Tips for tax time

Created date

April 5th, 2010

Before you shed your sweater and head outside to plant your garden, don t forget to deal with the thornier side of spring season taxes. They re unavoidably unpleasant, but with the right information and some professional help, you can avoid common pitfalls and take the sting out of tax time. Before you drop your 2009 tax return in the mailbox or begin your 2010 planning, consider these tips.

Know the ins and outs of your IRA

Individual retirement accounts (IRAs) can be a great tool to stash away money for your retirement while seizing tax advantages. But if you don t understand the rules about taking distributions, withdrawing, or gifting money from your particular account, you can end up unintentionally triggering negative consequences. One of the things we see a lot is a lack of awareness around IRAs, says Rick Cotter, Washington D.C., district manager for H&R Block. Often, withdrawing money unnecessarily exposes people to taxes and by the time we see them in April, it s too late. He advises consulting with a tax professional before making any decisions about your IRA.

The bright side of investment losses

If your investment accounts have taken a hit in the rocky stock market, you may be able to recoup some of those losses at tax time. While you can t go back in time and unload those low-performing stocks before they tumbled, you can make sure you carry forward losses for as many years as possible. Worthless stock is important, and often goes overlooked, Cotter says. One thing we see fairly frequently is a deduction was taken in year one, but the carry forward wasn t retained and carried forward in subsequent years. So if you sustained losses back in 2008 when the market first started to head south, double-check to make sure you ve carried forward applicable losses on your 2009 return. Cotter also advises asking your accountant about any other tax advantages you can claim from investment costs like early withdrawal penalties. A good rule of thumb for investors is that if it costs you money, check and see if you can deduct it, he says.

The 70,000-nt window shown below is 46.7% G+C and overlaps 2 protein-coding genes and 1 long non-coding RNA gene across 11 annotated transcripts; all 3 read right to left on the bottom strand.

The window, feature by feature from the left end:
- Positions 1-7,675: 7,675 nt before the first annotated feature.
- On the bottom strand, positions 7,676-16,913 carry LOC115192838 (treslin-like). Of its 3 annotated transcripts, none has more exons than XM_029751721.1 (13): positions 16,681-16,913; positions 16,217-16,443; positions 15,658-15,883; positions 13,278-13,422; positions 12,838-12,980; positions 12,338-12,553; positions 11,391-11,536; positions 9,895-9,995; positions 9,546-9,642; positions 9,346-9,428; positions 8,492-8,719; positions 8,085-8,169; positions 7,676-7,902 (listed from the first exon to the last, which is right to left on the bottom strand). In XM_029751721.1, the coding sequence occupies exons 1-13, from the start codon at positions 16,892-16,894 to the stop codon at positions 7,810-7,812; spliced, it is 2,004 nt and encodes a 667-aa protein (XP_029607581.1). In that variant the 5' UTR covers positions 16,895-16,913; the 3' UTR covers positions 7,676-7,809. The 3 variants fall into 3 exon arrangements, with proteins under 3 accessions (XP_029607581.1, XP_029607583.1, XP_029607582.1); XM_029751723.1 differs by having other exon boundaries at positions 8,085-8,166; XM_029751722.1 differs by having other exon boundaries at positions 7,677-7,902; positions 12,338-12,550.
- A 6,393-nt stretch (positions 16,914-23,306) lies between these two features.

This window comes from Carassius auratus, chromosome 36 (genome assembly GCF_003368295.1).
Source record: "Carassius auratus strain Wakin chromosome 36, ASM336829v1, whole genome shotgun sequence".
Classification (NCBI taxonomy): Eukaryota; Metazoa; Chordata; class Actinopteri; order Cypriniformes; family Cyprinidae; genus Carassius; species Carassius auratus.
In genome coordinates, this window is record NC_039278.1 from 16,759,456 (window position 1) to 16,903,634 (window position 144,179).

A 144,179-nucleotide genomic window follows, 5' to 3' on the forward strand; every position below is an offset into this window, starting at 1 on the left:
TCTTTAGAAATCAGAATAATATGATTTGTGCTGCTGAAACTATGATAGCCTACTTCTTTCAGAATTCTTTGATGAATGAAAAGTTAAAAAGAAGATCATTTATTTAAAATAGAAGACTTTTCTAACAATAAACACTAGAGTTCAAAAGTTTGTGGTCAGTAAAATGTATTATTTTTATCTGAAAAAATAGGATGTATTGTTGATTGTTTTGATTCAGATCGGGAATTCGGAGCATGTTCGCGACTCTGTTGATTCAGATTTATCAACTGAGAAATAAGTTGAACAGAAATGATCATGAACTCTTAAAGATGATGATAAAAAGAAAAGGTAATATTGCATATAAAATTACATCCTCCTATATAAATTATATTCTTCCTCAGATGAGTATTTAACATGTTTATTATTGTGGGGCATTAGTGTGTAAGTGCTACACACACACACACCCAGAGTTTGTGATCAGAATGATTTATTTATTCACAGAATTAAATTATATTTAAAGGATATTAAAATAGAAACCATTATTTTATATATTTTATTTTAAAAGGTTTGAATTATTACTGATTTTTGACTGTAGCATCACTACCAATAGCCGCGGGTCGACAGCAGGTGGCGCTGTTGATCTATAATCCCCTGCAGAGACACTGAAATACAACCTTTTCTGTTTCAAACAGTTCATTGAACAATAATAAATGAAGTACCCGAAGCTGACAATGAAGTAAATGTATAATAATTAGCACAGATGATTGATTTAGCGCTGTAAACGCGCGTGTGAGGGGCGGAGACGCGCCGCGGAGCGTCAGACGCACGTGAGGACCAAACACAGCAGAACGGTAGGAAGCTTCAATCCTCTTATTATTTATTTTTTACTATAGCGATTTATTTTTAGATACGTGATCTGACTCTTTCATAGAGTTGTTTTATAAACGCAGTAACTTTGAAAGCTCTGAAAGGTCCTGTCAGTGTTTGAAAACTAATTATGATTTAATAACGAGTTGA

Protect your assets

You should review your estate planning throughout the year, but it s not a good idea to consider tax implications this month while Uncle Sam is on your mind. If you re planning to sell a capital asset such as a vacation home or stock, you may be able to avoid taxes by gifting it to an adult child or grandchild in a lower tax bracket, Cotter says. You should also keep your eye on any new legislation that impacts estate taxes. While debate about changes to federal estate tax laws has grabbed headlines, you should also look closer to home. Amy McDuffee, director of channel planning for Executor s Resource, a Colorado-based estate management firm, says 14 states have a state level estate tax. Rates and exemption limits vary by state, so ask your tax professional whether or not you could be subject to state estate taxes.